Secure computing (also known as computing on encrypted data) is still maturing as a discipline. As such, there are no certification or standardisation schemes that would cover it as a whole.

However, there have been a number of initiatives to standardise certain techniques or their uses in certain settings. The Sharemind team has had the opportunity to be involved in several of them. Here is an overview of the ones we know about. If you know of more, do let us know by writing to

Standardisation of Secret Sharing

ISO/IEC JTC 1 Subcommittee 27 is a standards body working on standards for information security management systems, cryptography, security certification, identity and privacy technologies. It has published two standards on secret sharing.

Part 1 of the standard (more formally, ISO/IEC 19592-1:2016) focuses on the general model of secret sharing and the related terminology. It introduces properties that secret sharing schemes could have, e.g. the homomorphic property that is a key aspect for Sharemind MPC.

Part 2 of the standard (ISO/IEC 19592-2:2017) introduces specific schemes. It starts with the classic ones like Shamir and replicated secret sharing, which is also in use in Sharemind MPC. All schemes are systematically described using the terms and properties from Part 1. There were originally plans to have more parts for this standard, but work has not started yet

Standardisation of Homomorphic Encryption

ISO/IEC JTC 1 SC 27 is working on a standard on homomorphic encryption schemes (ISO/IEC 18033-6). Given the more conservative nature of ISO/IEC when it comes to encryption schemes, it is attempting to focus on the ones with multiple known industrial uses. However, as it is still work in progress, it is unclear how it will turn out in the end.

There is also an open standardisation initiative for homomorphic encryption, where industry, government and academic partners contribute. It is taking a more liberal approach, targeting lattice-based schemes and their operations. Given that the efficient fundamental primitives of these schemes are not always the typical addition and multiplication, this is very welcome development that will support the proliferation of the technology.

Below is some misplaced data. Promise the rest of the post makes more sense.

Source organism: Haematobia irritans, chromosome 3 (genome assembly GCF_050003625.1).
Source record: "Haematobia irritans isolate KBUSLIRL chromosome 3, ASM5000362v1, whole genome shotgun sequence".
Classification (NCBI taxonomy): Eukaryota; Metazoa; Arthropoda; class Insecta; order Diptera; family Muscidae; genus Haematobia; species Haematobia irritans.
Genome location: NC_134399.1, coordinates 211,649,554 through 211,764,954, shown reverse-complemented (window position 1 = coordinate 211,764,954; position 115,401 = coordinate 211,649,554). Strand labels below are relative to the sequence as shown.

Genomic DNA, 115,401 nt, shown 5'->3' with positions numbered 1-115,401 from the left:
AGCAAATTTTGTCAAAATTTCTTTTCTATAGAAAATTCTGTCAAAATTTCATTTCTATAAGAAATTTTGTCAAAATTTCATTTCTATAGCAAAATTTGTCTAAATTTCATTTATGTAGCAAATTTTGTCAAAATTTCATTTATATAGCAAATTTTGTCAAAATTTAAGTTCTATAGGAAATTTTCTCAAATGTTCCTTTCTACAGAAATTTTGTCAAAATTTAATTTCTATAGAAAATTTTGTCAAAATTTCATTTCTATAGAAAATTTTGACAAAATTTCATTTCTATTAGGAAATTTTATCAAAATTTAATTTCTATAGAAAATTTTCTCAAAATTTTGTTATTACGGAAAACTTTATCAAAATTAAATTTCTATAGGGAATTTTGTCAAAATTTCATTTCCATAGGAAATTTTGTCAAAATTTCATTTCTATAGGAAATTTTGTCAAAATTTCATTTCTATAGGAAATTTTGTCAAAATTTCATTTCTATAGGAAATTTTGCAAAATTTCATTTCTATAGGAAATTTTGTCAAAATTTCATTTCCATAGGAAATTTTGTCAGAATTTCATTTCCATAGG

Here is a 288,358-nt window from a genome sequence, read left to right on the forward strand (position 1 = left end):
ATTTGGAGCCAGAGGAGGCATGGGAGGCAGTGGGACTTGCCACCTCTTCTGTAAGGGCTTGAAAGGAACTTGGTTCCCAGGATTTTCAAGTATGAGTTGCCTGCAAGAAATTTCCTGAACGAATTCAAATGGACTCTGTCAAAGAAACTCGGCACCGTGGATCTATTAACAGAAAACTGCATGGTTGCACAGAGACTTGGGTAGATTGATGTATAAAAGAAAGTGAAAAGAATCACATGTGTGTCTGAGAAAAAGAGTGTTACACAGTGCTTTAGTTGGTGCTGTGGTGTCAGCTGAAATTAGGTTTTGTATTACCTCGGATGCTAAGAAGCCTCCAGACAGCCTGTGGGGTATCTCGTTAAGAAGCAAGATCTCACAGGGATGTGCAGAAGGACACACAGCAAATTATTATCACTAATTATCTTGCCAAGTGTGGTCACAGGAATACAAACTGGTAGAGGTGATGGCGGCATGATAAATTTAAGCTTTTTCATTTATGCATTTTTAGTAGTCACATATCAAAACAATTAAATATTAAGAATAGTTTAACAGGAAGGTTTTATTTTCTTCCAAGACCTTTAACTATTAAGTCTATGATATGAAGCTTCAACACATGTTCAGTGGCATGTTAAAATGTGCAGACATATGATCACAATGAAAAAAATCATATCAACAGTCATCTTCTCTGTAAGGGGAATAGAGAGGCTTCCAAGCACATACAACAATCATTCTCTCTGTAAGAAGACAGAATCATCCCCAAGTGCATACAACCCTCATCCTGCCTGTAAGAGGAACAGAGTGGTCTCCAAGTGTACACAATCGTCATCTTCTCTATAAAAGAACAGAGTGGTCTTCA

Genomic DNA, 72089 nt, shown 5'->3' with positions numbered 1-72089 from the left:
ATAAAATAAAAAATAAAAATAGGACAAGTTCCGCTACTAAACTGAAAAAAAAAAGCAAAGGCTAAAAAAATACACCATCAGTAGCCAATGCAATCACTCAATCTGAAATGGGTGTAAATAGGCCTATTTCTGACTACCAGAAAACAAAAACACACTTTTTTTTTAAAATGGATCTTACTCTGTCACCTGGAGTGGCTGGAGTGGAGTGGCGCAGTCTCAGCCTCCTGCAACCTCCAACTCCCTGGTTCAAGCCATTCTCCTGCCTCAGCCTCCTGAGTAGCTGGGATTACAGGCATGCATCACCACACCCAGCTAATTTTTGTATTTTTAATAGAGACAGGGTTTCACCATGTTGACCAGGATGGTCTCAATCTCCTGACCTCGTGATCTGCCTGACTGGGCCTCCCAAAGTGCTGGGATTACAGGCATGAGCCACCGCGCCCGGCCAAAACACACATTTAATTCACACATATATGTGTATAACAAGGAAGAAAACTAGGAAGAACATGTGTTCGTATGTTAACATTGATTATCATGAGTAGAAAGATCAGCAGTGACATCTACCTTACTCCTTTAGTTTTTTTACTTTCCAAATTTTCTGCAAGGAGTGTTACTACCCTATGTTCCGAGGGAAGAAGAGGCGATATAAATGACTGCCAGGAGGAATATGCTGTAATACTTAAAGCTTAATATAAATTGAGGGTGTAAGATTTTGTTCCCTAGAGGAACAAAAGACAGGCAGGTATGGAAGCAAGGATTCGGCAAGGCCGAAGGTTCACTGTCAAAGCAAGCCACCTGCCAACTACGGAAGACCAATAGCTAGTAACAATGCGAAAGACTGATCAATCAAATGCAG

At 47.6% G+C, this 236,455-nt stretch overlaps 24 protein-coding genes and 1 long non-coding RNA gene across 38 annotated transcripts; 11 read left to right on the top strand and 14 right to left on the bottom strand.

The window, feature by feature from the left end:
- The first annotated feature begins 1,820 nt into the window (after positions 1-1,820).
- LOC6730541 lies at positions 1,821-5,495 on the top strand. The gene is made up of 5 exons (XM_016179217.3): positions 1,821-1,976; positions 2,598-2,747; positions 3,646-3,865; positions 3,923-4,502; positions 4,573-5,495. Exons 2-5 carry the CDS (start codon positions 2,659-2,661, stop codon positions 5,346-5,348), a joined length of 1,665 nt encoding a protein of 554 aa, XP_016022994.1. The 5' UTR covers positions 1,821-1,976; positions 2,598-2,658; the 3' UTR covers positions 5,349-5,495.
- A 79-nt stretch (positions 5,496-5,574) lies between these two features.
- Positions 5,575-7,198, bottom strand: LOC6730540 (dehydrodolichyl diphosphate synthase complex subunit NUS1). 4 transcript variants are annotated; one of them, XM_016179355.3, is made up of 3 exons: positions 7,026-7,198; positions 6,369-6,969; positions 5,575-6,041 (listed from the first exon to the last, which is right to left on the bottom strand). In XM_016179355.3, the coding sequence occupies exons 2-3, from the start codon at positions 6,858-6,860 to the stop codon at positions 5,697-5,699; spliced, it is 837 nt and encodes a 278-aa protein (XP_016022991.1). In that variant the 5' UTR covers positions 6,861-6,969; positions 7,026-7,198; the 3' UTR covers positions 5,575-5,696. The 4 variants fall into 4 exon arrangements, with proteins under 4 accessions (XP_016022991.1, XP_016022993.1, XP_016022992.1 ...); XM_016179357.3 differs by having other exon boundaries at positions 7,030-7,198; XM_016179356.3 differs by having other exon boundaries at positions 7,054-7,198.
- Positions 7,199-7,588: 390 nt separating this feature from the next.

Secure computing for privacy preservation

ISO/IEC 29101:2013 - the standard on Privacy Architecture Frameworks is actually one of the oldest standards efforts that handles secure computing. It presents architectural views for information systems that process personal data and show how Privacy Enhancing Technologies such as secure computing, but also pseudonymisation, query restrictions and more could be deployed to protect Personally Identifiable Information.

29101 pre-dates the General Data Protection Regulation (GDPR), so it does not include all the latest knowledge on secure computing and its role in regulation. For example, it is unaware of the view of anonymised processing and using secure computing might actually not be processing in the sense of the law.

There is another project that approaches privacy technologies a bit differently. The Privacy enhancing data de-identification techniques project (ISO/IEC 20889) will result in a standard that describes ways to turn identifiable data into de-identified data. Here, the choices include various noise-based techniques, cryptographic techniques and more. As the project is still under way, we don't fully know how it will turn out.

Impact and future of privacy standards

This was not an exhaustive list of privacy technology standardisation projects. While ISO has taken a leadership role in standardising cryptography around secure computing and its application in privacy, other efforts might have a strong impact, if they are more “open”.

To conclude, when implementing secure computing today, you may want to see if the standards describe your solution. It will help if you start selling to larger customers who seek additional validation for the technology. We're glad to say that the secure computing of Sharemind MPC is nicely covered by ISO/IEC 19592-1, ISO/IEC 19592-1, ISO/IEC 29101:2013 and we expect it to be covered by ISO/IEC 20889 as well.

In time, we hope to work with other secure computing providers to agree on common security goals that might lead to protection profile and certification targets. All around, exciting times for the technology!